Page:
The increase in traveling allowed researchers to collect information from all over the world to compare. By collecting fossils Darwin was able to come up with the idea of natural selection from traveling through the Galapagos islands. They started asking questions after finding fossils because of Noah's ark and not seeing the animals on the fossils. This brought question to faith. People also just started traveling in those days, most people were use to being born in one place and dying in that place. After traveling they learned about all the animals they never seen before, and brought new ideas and findings all around the world.
In what ways did Darwin's ideas influence psychology?
Focus on animal psychology
Emphasis on the functions rather than the structure of consciousness
Acceptance of methodology and data from many fields
Focus on the description and measurement of individual differences
How did Galton test for intelligence? (notes and book)
Galton used intelligence tests to measure an individual's intelligence by doing so:
1. Galton created a whistle to measure sensory capacities = the higher the intelligence, the higher the level of sensory functioning
2. Galton also used a photometer to measure the precision with which a subject could match two spots of color, a calibrated pendulum to measure the speed of reaction to lights and sounds, and a series of weights to be arranged in order of heaviness to measure kinesthetic or muscle sensitivity
3. Galton used a laboratory setting and used instruments for anthropometric and psychometric measurements on a long table. Attendants were asked for their height, weight, breathing power, strength of pull and squeeze, quickness of blow, vision, and color sense. The purpose was to attempt to measure the range of human capacities the British population.
Herbert Spencer's idea that knowledge and experience can be explained in terms of evolutionary principles (the mind has evolved into what it is today because of past experiences; we have adapted our environments mentally)
applying psychology to educational and philosophical problems
doctrine that the validity of idea is measured by their practical consequences (James believed psychology is pragmatic)
children in their personal development repeat the life history of the human race, evolving from infancy to childhood to rational human being
Woodworth's system which was concerned with the influence of causal factors and motivations on feelings and behavior (viewpoint was constructed not out of protest but by extending, elaborating, and synthesizing what he considered to be appropriate features of other approaches)
What is Social Darwinism? What did it have to do with the "utopian view" and free-market economics?
-Premise: the development of all aspects of the universe is evolutionary, including human character and social institutions
-Proposal: allow "survival of the fittest" to operate freely and let the characteristics, institutions, and people who are not fit to survive die out
The state should not interfere
What were the symptoms and typical "victims" of the horrible disease known as Neurasthenia/Americanitis?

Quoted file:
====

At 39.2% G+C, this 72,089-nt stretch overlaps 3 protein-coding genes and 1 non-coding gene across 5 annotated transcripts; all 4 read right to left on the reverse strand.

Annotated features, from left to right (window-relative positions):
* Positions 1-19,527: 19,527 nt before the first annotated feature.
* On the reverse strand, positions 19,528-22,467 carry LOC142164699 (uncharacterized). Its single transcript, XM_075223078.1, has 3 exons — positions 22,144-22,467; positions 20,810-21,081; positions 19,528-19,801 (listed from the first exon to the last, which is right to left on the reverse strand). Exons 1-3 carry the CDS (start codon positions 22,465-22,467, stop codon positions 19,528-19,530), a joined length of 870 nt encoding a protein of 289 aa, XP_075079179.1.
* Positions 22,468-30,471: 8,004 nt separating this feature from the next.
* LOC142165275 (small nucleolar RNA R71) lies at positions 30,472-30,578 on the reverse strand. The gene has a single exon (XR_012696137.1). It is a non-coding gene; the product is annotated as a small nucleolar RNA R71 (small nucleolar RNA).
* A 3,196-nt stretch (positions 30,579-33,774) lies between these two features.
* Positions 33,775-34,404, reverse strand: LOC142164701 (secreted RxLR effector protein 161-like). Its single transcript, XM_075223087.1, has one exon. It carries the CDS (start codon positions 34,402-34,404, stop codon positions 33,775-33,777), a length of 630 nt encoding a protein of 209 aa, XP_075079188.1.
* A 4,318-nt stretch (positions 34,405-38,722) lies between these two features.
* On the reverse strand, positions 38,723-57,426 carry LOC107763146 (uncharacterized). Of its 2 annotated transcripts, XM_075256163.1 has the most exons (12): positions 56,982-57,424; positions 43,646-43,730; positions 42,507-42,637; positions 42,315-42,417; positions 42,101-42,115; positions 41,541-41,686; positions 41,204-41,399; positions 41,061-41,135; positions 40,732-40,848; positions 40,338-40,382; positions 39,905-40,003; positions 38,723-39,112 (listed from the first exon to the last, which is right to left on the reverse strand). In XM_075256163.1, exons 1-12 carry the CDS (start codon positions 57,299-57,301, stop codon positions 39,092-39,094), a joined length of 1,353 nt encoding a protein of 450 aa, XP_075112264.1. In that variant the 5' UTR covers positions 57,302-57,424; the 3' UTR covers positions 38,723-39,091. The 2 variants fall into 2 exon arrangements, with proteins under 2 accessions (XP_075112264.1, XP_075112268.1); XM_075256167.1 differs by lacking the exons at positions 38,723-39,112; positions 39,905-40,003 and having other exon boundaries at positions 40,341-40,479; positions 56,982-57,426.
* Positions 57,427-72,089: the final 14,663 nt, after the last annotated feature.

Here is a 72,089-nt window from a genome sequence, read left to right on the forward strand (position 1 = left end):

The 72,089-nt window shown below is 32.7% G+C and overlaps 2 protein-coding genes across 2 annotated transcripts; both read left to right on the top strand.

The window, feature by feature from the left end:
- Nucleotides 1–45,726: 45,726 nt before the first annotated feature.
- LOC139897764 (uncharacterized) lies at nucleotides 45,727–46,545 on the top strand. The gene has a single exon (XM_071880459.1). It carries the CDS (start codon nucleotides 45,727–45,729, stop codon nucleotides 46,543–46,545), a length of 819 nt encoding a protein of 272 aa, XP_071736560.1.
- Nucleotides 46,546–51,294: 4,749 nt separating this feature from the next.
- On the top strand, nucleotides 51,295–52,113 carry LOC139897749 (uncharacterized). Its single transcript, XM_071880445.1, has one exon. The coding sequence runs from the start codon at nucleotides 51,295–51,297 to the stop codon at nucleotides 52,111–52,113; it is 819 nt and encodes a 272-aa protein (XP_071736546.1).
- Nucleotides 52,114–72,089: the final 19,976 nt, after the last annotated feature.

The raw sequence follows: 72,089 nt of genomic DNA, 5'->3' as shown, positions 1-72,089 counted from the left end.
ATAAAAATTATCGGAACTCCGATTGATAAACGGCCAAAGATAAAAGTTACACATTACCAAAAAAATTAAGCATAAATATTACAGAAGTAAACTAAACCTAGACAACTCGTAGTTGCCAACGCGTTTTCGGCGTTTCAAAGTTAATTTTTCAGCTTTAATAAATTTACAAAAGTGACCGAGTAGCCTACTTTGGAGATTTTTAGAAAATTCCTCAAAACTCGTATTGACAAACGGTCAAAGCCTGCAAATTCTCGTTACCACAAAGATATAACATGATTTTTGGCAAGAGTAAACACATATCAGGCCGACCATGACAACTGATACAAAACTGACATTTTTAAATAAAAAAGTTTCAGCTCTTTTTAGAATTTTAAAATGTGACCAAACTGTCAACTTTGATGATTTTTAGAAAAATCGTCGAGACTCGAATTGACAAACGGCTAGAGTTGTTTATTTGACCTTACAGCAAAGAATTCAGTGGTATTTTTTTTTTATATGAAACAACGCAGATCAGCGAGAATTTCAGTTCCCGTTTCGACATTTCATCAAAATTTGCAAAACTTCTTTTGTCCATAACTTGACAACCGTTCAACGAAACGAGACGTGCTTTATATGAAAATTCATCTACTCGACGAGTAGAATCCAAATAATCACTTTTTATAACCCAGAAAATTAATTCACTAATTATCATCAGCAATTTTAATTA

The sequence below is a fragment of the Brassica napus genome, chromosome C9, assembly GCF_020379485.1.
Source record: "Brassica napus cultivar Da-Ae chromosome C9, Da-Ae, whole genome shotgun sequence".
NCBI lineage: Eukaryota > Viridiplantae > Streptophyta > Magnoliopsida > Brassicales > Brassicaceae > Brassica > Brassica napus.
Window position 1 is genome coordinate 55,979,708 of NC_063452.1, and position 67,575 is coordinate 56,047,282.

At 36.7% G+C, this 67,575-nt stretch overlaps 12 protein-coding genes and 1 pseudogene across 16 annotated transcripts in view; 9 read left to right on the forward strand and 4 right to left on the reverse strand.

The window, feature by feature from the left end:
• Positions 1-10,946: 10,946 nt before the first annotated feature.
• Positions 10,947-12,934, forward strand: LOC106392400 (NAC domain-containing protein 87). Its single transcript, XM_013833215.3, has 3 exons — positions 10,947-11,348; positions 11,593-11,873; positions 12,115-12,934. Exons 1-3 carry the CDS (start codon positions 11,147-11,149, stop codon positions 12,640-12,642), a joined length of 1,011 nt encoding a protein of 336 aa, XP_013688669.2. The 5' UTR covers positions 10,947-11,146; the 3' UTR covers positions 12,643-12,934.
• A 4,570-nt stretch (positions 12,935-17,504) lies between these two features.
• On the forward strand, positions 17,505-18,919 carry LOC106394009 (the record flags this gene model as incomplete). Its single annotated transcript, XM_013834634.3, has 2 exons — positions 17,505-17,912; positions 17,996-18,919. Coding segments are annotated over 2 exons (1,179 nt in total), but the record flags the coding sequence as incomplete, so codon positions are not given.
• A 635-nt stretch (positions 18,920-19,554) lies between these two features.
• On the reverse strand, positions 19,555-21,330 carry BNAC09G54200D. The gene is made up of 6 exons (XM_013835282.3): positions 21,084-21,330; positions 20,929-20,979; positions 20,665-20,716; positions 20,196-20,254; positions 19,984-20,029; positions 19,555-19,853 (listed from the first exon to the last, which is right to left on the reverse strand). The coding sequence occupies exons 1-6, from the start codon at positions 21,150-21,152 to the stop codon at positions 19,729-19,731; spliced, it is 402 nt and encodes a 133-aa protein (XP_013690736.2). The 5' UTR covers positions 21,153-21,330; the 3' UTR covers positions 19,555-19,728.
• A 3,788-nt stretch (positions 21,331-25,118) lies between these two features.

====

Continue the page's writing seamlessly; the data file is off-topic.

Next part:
-Thought to be American-idus. Included hypochondria, nervous systems, and nervous breakdown.
-The cure for America was in fact Europe. Through this experience of American
-idus he changed to believe in free will. Decided to use the power of the mind to free his conscious experience.
Know the two-major reason James is important to Psychology. What did James say about the irrational nature of humanity?
1. He stressed that psychology specifically should be focused on function, not structure
-The biggest shift in psychology to date is from academic to applied
2. He not only acknowledged but emphasized that the fact that humans are basically irrational creatures ruled by emotion rather than logic
-Our intellect can be affected by the condition of our body
-Our beliefs are often based on emotional factors rather than facts
Reason is influenced by our wants and needs
How did James's stream of consciousness concept oppose Wundt and Titchener's views of psychology?
Argued that consciousness is a continuous flow
Stream of consciousness: idea that consciousness is a continually flowing process and any attempt to reduce it to elements will distort it
What were Hall's "firsts"?
- First American doctoral degree in psychology -first American student in the first year of the first psychology lab
-Began what is often considered to be the first psychology laboratory in the United States -Began the first psychology journal
- Was the first president of Clark University
-One of the first applied psychologists
What were the three major themes of Functionalism outlined by James R. Angell?
-The psychology of mental operations (not elements)
-The psychology of the fundamental utilities of consciousness
-The psychology of psychophysical relations (mind-body relations)
What are some criticisms of Functionalism
Came mostly from structuralism:
Any approach to psychology that deviated from the introspective analysis of the mind into elements could not truly be called psychology
Criticisms of the functional psychologists' interest in practical concerns
Ongoing dispute between seeing psychology as a pure or as an applied science
What are some contributions of Functionalism
Consequences of the shift in emphasis from structure to function:
Research on animal behavior
Incorporated studies of infants, children, and people with mental disabilities
Supplemented the introspective method with data obtained from other methods (ex: mental tests, questionnaires, and objective descriptions of behavior)
According to James, what are the components of a person's sense of self? What role does clothing seem to play in our sense of self, in James's view?
The three part self:
-Material: everything uniquely our own (ie. clothes)
-Social: recognition we get from others -Spiritual: our inner and subjective beings.